Survey shows that nearly 1 in 3 children with food allergies experience bullying

December 24, 2012

Nearly a third of children diagnosed with food allergies who participated in a recent study are bullied, according to researchers at the Icahn School of Medicine at Mount Sinai. Almost eight percent of children in the U.S. are allergic to foods such as peanuts, tree-nuts, milk, eggs, and shellfish.

Nearly half of parents surveyed (47.9 percent) were not aware of the bullying—although both the bullied and their parents reported experiencing higher and lower quality of life.

The study, titled, "Child and Parental Reports of Bullying in a Consecutive Sample of Children with ," appears in the online issue of Pediatrics on December 24. The study was led by Eyal Shemesh, MD, Associate Professor of Pediatrics and Psychiatry at the Icahn School of Medicine at Mount Sinai. Dr. Shemesh and his team surveyed 251 pairs of parents and children. The patient and parent pairs were consecutively recruited during allergy clinic visits to independently answer questionnaires. Bullying due to food allergy or for any cause, quality of life, and distress in both the child and parent were evaluated using validated .

"Parents and pediatricians should routinely ask children with food allergy about bullying," said Dr. Shemesh. "Finding out about the child's experience might allow targeted interventions, and would be expected to reduce additional stress and improve quality of life for these children trying to manage their food allergies." Dr. Shemesh is Director of EMPOWER (Enhancing, Managing, and Promoting Well-being and ), a program within Mount Sinai's Jaffe Food Allergy Institute. Dr. Shemesh is also Chief of the Division of Behavioral and Developmental Health in the Department of Pediatrics at The Mount Sinai Medical Center.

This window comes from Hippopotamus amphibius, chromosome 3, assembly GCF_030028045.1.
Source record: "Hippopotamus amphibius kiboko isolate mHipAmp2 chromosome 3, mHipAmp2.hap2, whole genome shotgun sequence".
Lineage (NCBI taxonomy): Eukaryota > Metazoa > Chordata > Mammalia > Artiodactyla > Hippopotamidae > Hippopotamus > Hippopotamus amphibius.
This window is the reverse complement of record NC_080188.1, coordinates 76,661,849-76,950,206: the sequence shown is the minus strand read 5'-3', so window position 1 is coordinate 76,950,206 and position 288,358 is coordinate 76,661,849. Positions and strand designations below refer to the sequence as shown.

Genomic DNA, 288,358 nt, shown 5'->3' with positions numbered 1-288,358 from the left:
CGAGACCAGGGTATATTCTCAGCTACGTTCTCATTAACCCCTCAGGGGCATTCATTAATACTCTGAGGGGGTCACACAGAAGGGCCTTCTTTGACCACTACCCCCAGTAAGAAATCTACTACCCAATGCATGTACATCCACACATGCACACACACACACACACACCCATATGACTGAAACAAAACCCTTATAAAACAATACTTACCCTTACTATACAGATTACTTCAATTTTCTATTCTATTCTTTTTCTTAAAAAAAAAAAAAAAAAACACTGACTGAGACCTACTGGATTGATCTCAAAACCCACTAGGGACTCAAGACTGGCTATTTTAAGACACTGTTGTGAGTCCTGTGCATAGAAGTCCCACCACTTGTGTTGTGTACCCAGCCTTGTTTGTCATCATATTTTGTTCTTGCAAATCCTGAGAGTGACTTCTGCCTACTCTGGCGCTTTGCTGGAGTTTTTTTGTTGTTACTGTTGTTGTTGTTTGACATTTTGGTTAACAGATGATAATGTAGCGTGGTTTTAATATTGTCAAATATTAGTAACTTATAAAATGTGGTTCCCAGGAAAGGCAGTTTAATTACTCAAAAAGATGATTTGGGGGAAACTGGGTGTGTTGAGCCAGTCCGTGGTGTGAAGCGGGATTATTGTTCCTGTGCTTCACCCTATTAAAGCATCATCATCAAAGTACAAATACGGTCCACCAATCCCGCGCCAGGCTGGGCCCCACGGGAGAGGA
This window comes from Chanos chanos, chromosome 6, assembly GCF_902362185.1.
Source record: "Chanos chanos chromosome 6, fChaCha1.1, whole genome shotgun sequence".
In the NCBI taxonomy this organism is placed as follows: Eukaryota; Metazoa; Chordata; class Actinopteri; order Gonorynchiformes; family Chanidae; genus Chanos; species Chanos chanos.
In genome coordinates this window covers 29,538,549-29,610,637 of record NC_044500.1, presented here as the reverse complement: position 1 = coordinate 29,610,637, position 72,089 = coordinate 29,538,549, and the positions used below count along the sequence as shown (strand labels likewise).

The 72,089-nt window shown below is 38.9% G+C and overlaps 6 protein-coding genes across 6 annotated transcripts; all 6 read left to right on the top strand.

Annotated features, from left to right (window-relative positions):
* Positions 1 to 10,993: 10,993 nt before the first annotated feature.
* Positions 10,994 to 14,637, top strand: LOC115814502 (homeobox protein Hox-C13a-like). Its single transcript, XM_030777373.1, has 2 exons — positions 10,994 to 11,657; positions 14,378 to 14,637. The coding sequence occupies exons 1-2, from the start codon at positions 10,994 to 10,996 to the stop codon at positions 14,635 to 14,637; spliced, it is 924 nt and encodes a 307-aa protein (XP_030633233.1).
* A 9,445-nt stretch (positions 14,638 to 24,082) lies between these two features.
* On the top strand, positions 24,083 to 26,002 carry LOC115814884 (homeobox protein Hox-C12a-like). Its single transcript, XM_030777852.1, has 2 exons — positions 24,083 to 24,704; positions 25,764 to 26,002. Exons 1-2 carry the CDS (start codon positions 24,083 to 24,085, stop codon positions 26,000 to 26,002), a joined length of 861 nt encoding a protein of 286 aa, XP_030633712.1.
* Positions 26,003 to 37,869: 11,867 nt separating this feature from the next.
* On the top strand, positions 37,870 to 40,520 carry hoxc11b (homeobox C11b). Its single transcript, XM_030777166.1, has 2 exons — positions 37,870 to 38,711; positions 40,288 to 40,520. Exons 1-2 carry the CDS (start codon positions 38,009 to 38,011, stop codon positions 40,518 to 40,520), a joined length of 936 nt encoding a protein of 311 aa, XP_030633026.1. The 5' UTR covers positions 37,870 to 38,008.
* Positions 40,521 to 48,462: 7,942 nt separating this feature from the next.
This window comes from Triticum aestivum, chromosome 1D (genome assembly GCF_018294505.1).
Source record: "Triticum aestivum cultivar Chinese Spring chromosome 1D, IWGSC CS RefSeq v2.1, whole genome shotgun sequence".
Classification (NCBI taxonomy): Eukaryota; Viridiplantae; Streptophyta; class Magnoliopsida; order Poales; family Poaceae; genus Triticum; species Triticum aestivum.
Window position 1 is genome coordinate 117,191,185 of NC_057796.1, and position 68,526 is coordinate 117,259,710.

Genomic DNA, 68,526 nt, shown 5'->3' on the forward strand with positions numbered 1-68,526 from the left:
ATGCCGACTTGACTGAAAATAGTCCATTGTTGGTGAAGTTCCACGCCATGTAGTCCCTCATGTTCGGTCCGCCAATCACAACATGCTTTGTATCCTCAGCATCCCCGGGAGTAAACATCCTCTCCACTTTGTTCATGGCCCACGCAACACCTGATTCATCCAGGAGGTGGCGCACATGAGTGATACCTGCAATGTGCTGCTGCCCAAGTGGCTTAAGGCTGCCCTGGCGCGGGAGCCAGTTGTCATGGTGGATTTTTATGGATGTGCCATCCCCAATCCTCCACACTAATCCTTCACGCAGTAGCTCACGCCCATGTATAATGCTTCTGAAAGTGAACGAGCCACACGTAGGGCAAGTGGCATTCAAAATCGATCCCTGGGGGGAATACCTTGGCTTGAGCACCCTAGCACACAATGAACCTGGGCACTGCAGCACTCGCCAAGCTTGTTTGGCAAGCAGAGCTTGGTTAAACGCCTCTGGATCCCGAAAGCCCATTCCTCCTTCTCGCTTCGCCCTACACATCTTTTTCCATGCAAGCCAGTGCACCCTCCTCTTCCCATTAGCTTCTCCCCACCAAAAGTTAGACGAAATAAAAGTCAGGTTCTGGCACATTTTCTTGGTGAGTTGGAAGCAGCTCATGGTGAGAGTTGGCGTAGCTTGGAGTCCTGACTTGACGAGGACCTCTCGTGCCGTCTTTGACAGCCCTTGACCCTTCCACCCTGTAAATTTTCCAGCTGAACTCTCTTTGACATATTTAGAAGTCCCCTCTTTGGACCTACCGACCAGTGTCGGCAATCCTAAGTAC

"When parents are aware of the bullying, the child's quality of life is better," said the senior author, Scott H. Sicherer, MD, Professor of , Chief, Division of Pediatric Allergy, Co-Director, EMPOWER program. "Our results should raise awareness for parents, school personnel, and physicians to proactively identify and address bullying in this population."

The work for the study was supported by the EMPOWER program, a program funded by a generous donation from the Jaffe Family Foundation, that is devoted to understanding and enhancing the quality of life of persons with food allergy.

Explore further: First study of its kind finds children with food allergies are often victims of bullying

Related Stories

Food allergies can make kids targets for bullies

November 2, 2012

(HealthDay)—As the mother of a child with a severe peanut allergy, Nicole Smith was vigilant about reading labels and making sure teachers and school administrators understood that ingesting even a trace amount of peanuts ...

Recommended for you

Some youth football drills riskier than others

August 23, 2016

Nearly three quarters of the football players in the U.S. are less than 14 years old. But amid growing concern about concussion risk in football, the majority of the head-impact research has focused on college and professional ...

Babies often put to sleep in unsafe positions

August 15, 2016

(HealthDay)—Despite decades of warnings from the "Back to Sleep" campaign, many parents are still putting their babies to sleep in ways that raise the risk of sudden infant death syndrome (SIDS), a new study finds.

0 comments

Please sign in to add a comment. Registration is free, and takes less than a minute. Read more

Click here to reset your password.
Sign in to get notified via email when new comments are made.